Spring can be a particularly busy season for educators. As administrators, in particular, your days can quickly be filled with meetings, testing schedules, teacher observations, and so many other tasks. But the spring can also be a great time to evaluate and reflect on the practices that have shaped your school culture so far this year and still have plenty of time to make adjustments as needed so your students finish the school year strong.
With that idea in mind, I recently issued the Shadow a Student Challenge to my administrators. It’s designed to be a fun, illuminating, and supportive journey where educators come together to empathize with their students. Hopefully, the experience and observations of shadowing lead to insights that fuel positive change. The concept is simple, but the results can be powerful. I’m excited to hand over my blog in this Shadow a Student Series as a place where they can share these experiences with you.
Guest Blogger Mrs. Shawnia Smiley, Principal
On Monday, April 8, 2019, I shadowed Alex, an outstanding second-grade student. Alex is a deep thinker and was a great example for others. He also loves and is interested in ninjas. In fact, he is enrolled in a ninja class! I believe he will continue to be one of our shining stars in the year ahead!
How did it feel to be a student in your building for a day?
It was very exciting, and the students were excited as well. In fact, other students in other classes were asking me when I would be a student in their class for a day.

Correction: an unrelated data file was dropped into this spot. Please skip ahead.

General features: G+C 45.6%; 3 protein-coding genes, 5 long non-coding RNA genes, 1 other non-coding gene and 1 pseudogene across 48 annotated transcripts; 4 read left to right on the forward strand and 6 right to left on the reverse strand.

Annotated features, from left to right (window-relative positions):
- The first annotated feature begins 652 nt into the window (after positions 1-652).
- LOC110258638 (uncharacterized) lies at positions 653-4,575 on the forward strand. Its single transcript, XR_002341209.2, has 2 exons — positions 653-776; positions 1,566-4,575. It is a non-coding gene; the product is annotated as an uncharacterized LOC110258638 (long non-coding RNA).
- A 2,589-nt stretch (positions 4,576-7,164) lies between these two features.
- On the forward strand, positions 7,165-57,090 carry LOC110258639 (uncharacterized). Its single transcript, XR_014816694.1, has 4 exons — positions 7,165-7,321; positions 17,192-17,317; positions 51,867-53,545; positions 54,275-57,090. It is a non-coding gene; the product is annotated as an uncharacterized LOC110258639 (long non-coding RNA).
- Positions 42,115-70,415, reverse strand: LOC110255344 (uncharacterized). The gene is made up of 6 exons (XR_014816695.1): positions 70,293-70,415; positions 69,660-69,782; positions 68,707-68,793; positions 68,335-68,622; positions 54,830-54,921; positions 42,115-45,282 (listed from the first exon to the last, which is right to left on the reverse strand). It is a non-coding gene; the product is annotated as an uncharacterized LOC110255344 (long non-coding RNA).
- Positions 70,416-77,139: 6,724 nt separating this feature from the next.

What part of the day did you enjoy the most?
The mini-lesson and recess!
What student needs are you motivated to address after shadowing?
Making sure that my quiet children are given a voice. I also noticed that we must give our students more opportunities for enrichment or extension for those students who need more challenges, and it will more than likely motivate others to want to take part in those opportunities as well.
Do you plan to shadow again?
I would like to shadow a special education class, and I’d like to partner with one of my colleagues at another school and swap for a day.
How has this experience impacted your leadership?
This experience impacted me as a school leader in several ways. I recognize that we need to provide more opportunities for enrichment or extension activities during class time. We are able to provide them during our power-up times, but all students need to be offered more choices in math and reading once they complete their work. Although we are a PBIS school, our students need to know what being respectful, responsible, and safe looks like and be able to share examples and non-examples. Lastly, we need to incorporate more brain breaks throughout the day.